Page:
Jessica’s seat scrapes against the floor, creating an earsplitting squeak as she slides closer to me. A chorus of damns fills the room. Most everyone looks back, including Haley. Fuck me. Another girl up in my business is not what I want Haley to see.
“So tell me,” Jessica says in a way that indicates we share secrets. “Is she fighting again? I won’t tell anyone, I swear.” Meaning she won’t tell anyone until she leaves class.
With her head lying on an outstretched arm on the table, Haley’s pen moves in circles. She’s a doodler, like my brother Ethan. When he’s trying to clear his head, to think things through, he scratches away on any paper he can find.
Haley’s shorter than me. Tall for a girl, yet not. And very, very feminine. Jessica has to be joking. There’s no way Haley’s a fighter. “I haven’t seen her fight.”
“Oh. Well. Then you must have seen her cousin and brother fight, I guess.”
“Yeah.” Haley and her family are fighters. I roll the words around in my head as if taste-testing them. It feels off, but then I think of how she challenged me the other night when I almost hit her with my car.
Haley’s a fighter. Interesting. Like the info on the flowers, it’s duly noted and filed away for future use. What other secrets are you hiding, Haley? “Who’s this Matt guy you mentioned earlier?”
“That is Matt.” Jessica points to the large son of a bitch at the table behind Haley. His dark hair is shaved close to his scalp and his ears are a bit deformed. I’ve seen the full-blown deformity before on pay-per-view, though it was a much more intense version. Cauliflower ears. It’s what happens after a fighter gets hit too much and the cartilage doesn’t heal correctly.
What’s important is how the guy watches Haley, his eyes memorizing her every move. Has Haley informed him of their breakup or is he pining? “What’s up with the two of them?”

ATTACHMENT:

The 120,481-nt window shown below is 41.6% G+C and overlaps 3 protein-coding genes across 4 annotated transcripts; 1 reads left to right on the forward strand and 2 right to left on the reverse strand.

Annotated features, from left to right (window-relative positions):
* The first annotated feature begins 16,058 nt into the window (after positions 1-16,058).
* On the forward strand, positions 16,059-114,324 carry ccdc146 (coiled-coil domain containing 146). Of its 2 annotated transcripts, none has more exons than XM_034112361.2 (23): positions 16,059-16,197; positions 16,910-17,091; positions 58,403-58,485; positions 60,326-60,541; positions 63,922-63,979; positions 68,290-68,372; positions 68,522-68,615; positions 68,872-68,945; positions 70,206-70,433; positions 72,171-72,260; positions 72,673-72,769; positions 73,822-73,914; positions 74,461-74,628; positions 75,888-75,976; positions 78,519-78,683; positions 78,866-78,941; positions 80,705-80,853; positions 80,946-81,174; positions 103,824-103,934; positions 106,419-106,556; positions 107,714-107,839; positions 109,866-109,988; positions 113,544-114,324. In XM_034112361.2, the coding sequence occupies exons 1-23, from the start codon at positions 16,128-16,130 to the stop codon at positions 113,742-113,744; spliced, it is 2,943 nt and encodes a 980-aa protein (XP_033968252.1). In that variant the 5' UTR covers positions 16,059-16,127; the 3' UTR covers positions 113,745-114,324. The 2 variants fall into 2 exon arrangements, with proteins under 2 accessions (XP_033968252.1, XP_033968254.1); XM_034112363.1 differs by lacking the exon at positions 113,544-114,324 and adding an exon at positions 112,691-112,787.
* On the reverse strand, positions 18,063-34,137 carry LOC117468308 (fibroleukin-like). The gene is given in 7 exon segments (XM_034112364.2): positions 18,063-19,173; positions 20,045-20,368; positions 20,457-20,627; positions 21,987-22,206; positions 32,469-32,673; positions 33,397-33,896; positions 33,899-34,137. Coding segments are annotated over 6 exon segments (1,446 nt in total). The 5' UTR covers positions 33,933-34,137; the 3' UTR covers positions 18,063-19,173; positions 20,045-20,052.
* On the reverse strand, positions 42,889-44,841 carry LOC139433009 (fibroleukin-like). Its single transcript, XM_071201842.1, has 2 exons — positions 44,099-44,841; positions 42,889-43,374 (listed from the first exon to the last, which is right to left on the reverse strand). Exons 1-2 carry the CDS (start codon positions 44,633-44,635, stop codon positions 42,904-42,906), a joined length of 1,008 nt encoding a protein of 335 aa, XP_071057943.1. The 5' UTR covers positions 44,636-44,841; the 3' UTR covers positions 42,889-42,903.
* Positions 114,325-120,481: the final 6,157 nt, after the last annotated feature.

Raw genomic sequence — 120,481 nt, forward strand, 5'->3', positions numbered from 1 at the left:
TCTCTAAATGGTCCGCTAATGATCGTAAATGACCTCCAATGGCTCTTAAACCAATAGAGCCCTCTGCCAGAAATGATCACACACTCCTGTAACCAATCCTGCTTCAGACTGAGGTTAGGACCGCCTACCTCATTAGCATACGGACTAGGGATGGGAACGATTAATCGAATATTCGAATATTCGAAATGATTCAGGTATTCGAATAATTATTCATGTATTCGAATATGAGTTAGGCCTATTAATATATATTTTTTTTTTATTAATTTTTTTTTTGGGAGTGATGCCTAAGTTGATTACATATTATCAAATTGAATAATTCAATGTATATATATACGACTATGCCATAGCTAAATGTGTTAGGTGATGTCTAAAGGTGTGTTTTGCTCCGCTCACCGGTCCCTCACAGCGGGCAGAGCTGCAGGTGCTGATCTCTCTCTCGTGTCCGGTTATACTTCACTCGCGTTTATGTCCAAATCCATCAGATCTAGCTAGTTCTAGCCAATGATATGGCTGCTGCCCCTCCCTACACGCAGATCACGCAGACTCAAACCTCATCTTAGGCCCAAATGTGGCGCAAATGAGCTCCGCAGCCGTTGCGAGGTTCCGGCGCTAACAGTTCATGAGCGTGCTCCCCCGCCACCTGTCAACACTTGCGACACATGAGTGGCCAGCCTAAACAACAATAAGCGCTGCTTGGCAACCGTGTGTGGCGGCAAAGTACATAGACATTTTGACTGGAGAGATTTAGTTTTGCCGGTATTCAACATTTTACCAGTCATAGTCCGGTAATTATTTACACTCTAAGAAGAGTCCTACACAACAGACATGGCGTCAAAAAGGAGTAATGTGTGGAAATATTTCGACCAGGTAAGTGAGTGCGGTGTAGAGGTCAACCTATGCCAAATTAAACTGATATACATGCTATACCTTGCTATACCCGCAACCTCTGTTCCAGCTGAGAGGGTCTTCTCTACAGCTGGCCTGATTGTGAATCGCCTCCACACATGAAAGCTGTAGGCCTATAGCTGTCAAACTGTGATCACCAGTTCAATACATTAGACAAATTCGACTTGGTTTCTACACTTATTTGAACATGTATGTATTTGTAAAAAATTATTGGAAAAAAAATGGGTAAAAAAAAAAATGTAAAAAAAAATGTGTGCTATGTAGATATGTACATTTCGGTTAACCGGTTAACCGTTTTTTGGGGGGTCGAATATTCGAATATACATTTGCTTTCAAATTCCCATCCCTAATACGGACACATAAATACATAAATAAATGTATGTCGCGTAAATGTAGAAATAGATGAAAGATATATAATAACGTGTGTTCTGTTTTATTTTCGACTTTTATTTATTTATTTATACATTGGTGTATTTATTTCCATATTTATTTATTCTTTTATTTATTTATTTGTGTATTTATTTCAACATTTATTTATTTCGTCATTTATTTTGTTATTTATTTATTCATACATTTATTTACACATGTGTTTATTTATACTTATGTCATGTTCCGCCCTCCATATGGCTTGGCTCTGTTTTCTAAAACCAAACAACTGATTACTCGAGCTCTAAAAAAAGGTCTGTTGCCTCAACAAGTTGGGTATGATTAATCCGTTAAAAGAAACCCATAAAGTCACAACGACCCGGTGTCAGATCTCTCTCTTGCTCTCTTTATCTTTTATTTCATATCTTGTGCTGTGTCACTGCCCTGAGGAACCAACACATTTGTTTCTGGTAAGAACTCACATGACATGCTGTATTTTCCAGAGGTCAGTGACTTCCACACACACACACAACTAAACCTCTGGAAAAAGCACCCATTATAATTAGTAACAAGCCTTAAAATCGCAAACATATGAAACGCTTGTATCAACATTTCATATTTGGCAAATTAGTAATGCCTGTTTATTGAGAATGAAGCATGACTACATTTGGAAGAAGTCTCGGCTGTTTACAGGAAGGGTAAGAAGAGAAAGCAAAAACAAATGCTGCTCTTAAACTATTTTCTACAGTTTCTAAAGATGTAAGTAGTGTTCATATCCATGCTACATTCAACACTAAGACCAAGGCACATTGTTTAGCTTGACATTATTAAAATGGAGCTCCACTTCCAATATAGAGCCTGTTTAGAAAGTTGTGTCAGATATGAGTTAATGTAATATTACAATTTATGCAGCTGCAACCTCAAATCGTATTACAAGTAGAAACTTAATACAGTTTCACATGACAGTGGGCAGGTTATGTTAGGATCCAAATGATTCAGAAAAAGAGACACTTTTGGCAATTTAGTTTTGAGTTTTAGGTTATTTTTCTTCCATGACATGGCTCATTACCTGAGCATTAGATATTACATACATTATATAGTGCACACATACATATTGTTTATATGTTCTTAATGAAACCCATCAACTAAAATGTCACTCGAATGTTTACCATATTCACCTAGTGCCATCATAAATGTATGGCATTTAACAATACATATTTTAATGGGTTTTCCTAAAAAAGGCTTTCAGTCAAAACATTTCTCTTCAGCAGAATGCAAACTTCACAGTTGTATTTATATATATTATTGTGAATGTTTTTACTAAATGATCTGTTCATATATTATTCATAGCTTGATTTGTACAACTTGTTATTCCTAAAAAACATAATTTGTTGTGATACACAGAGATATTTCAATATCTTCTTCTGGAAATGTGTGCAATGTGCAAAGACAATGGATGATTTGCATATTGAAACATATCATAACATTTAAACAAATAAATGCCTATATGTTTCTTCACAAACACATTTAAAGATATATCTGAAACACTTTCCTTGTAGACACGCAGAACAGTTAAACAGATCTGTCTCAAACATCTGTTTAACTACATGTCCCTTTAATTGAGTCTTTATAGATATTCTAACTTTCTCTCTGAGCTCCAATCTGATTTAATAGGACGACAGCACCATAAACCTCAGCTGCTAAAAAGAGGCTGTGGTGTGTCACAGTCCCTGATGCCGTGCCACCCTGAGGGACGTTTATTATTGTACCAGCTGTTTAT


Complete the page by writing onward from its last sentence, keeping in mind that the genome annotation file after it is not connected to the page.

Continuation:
“They got together our sophomore year and split a week after Haley moved into the homeless shelter this past summer. I have no doubt Matt will win her back, though. He’s crazy obsessed with her.”
“What?” My head snaps in Jessica’s direction and my heart pounds as I wonder if I heard her correctly. She said Haley, right? Not me. But then the wonder turns to dread. Haley can’t be living at a place like that.
“That Matt’s crazy obsessed? It’s not in a weird way, well, it is, but it’s like romantic, you know—”
“Not that,” I cut her off. “The homeless part.”
She presses a hand over her mouth. “Oops. I shouldn’t have said that. Don’t tell Haley I told you. She’d be mortified.”
“I won’t.” But what she should be mortified about is that she spilled. Minus the fake hand over her mouth, Jessica wears smug well. At my old school, girls conducted war and annihilated opponents using words. That “slipup” was meant as an execution shot to Haley’s head.
“Good.” She surveys Haley as if she grew a conscience, but then abandons it as she lowers her voice. “Haley’s dad was laid off over a year ago and they lost everything. It’s been rough for her, but we’ve all tried to rally around her. You know, be good friends.”
I’d rather drink arsenic than enjoy a friendship like Jessica’s. “Does she still live at the shelter?”